9/20/81 TARRAGON (Une histoire de l'herbe et d'une sainte)
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9/20/81 TARRAGON (Une histoire de l'herbe et d'une sainte) Tarragon and Martha
We are told that Saints Martha, Mary Magdalen, and Lazarus went to southern France in A.D. 48, where St. Mary Magdalen retired to a life of penance, and St. Lazarus acted as Bishop of Marseilles. St. Martha's life in Europe was a very interesting one according to the Golden Legend:
After the ascension of our Lord, when the disciples were departed, she with her brother Lazarus and her sister Mary, also S. Maximin which baptized them, and to whom they were committed of the Holy Ghost, and many others, were put into a ship without sail, oars, or rudder governail, of the paynims, which by the conduct of our Lord they came all to Marseilles, and after came to the territory of Aquense or Aix, and there converted the people to the faith. Martha was right facound of speech, and courteous and gracious to the sight of the people.
There was that time upon the river of Rhone, in a certain wood between Arles and Avignon, a great dragon, half beast and half fish, greater than an ox, longer than an horse, having teeth sharp as as word, and horned on either side, head like a lion, tail like a serpent, and defended him with two wings on either side, and could not be beaten with cast of stones nor with other armour, and was as strong as twelve lions or bears; which dragon lay hiding and lurking in the river, and perished them that passed by and drowned ships. He came thither by sea from Galicia, and was engendered of Leviathan, which is a serpent of the water and is much wood, and of a beast called Bonacho, that is engendered in Galicia. And when he is pursued he casts out of his belly behind, his ordure, the space of an acre of land on them that follow him, and it is bright as glass, and what it toucheth it burneth as fire.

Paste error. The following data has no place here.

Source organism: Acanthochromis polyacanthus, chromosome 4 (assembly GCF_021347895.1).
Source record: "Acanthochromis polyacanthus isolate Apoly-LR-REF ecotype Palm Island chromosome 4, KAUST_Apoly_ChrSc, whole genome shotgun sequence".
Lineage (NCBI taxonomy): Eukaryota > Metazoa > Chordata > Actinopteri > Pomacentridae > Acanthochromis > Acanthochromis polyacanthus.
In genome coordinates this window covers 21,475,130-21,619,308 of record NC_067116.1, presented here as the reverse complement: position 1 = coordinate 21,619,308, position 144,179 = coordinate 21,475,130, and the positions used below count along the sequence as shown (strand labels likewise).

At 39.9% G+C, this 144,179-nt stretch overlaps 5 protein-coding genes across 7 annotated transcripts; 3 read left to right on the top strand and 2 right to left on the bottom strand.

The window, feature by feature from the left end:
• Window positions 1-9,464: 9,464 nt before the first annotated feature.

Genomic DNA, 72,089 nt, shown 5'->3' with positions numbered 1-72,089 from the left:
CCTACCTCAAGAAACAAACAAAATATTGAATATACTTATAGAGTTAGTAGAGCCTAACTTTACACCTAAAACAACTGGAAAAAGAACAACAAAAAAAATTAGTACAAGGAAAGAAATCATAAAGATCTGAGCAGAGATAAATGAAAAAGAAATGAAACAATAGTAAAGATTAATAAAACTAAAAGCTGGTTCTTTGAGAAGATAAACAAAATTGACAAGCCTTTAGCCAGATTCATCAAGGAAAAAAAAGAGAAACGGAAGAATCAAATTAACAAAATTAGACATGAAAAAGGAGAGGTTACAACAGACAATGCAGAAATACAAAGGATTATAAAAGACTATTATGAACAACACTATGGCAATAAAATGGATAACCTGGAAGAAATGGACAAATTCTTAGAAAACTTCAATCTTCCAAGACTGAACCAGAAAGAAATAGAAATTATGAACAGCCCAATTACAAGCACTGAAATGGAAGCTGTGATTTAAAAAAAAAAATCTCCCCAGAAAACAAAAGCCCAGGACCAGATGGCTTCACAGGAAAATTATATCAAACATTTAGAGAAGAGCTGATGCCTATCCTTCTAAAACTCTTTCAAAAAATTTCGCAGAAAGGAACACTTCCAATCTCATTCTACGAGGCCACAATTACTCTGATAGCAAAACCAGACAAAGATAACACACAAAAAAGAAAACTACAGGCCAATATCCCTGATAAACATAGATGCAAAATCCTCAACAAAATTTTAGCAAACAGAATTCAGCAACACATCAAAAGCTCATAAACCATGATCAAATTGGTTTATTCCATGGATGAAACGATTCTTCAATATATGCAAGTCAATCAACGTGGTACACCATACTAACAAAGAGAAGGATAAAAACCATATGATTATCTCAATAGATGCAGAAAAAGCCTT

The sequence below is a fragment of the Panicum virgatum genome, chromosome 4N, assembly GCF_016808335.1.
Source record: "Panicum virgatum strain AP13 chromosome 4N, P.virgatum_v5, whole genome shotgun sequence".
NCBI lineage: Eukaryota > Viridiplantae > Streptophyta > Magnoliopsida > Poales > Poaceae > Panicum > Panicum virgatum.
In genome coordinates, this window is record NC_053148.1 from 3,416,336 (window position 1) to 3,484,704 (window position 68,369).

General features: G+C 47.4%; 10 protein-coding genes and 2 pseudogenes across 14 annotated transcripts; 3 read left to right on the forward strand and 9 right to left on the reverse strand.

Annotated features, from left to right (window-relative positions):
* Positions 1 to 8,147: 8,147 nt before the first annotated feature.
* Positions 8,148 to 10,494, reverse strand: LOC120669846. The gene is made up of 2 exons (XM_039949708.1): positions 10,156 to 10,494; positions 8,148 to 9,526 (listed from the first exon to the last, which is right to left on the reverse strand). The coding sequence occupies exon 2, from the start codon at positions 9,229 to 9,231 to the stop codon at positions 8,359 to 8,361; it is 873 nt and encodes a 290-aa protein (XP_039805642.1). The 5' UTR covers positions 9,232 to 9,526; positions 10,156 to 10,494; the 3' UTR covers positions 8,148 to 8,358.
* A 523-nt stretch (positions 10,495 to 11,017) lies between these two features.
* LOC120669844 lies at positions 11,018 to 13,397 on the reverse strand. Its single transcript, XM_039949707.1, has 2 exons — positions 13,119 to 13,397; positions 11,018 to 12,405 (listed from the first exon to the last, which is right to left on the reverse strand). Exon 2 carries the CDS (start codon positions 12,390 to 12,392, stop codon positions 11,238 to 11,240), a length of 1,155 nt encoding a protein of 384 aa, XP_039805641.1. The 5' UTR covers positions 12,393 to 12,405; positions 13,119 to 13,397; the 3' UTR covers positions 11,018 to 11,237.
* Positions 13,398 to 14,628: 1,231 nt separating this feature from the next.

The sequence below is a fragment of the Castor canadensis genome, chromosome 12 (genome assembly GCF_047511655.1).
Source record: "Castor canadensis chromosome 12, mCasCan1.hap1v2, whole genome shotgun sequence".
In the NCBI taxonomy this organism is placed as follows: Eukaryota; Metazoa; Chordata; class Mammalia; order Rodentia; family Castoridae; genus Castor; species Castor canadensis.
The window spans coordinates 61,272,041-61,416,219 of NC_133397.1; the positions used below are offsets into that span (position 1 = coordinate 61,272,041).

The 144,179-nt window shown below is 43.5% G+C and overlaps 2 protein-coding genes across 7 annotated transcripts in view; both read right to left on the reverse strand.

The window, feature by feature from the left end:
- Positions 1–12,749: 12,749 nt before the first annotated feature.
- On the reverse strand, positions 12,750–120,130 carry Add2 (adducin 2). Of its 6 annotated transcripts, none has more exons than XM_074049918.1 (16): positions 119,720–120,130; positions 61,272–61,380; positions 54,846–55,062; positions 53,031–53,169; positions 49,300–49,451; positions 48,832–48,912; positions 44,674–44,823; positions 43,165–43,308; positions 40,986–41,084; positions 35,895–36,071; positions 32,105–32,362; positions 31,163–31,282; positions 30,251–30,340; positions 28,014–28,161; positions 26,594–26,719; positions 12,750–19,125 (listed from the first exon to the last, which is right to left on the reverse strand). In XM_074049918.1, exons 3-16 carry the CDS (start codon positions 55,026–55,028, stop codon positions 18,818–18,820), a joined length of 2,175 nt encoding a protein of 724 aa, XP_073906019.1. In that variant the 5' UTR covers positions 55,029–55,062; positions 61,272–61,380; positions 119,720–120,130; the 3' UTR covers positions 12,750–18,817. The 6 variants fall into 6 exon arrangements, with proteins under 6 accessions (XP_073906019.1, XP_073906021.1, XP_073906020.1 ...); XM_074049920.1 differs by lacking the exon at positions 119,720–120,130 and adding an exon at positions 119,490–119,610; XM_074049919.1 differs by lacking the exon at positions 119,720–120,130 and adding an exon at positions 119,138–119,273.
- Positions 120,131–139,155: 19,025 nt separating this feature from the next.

To whom Martha, at the prayer of the people, came into the wood, and found him eating a man. And she cast on him holy water, and showed to him the cross, which anon was overcome, and standing still as a sheep, she bound him with her own girdle, and then he was slain with the lionheaded.
The dragon was called of them that dwelled in the country Tarasconus, whereof, in remembrance of him that place is called Tarasconus, which tofore was called Nerluc, and the Black Lake, because there be woods shadowous and black. And there the blessed Martha, by licence of Maximin her master, and of her sister, dwelled and abode in the same place after, and daily occupied in prayers and in fastings, and thereafter assembled and were gathered together a great convent of sisters, and builded a fair church at the honour of the blessed Mary virgin, where she led a hard and a sharp life. She eschewed flesh and all fat meat, eggs, cheese and wine; she ate but once a day. An hundred times a day and an hundred times a night she kneeled down and bowed her knees.
The exact nature of the (obviously now-extinct) creature being called a "dragon" is unknown (many Saints have been credited with having dealt with "dragons" --Saints Margaret of Antioch and George being the two best-known -and, of course, St. Michael will have his way with the Dragon of Dragons in the end!). But in any case, St. Martha's conquering of the beast known as "La Tarasque" has been commemorated in Tarascon, France (the town was named for the animal) ever since A.D. 1474 when "Good King Rene" instituted an annual celebration which continues to this day and takes place now in the last weekend of June. The town lies just between Avignon and Arles, on the left bank of the Rhone River, in a part of France famous for caves filled with "prehistoric" art. Below are two old postcards of the annual "Jeux de la Tarasque": There are no other customs associated with St. Martha's Day that I am aware of, but her patronage makes it a natural day to honor homemakers and cooks.
Also, given that tarragon ( Artemisia dracunculus sativa), or "estragon" in French, grows in the region where St. Martha lived in France, and given that the Latin botanical name for this herb means "little dragon," other ideas come to mind. Tarragon is the most powerful of the four herbs that make up "fines herbes" --the Classic French mixture of equal parts of fresh chervil, chives, parsley and tarragon, chopped finely and added to dishes at the last minute. Fines herbes go well with eggs, salads, vegetables, chicken, and fish. Perhaps an omelette aux fine herbes, or a chicken tarragon dish would be a nice reminder of dear St. Martha.
As an aside, chewing on tarragon leaves is a very ancient cure for toothache, and tarragon tea is said to help with sleep, menstrual cramps, and digestion.
1 tsp. dried tarragon
1 tsp. dried peppermint
1 cup hot water
Steep tarragon and mint in water and cover for five minutes. Discard herbs and sip warm or slightly chilled, as needed.
St. Martha is the patroness of homemakers, cooks, innkeepers, domestic servants, and those whose work centers around hospitality. She is most often shown in art working in the kitchen (usually with her sister and Jesus in the foreground), at the tomb of Lazarus, crossing the sea on her way to France, or with a dragon at her feet or on a leash. Her symbols are the aspersory and/or aspergillum used to inflict holy water on the dragon, the dragon itself, a broom, and a girdle.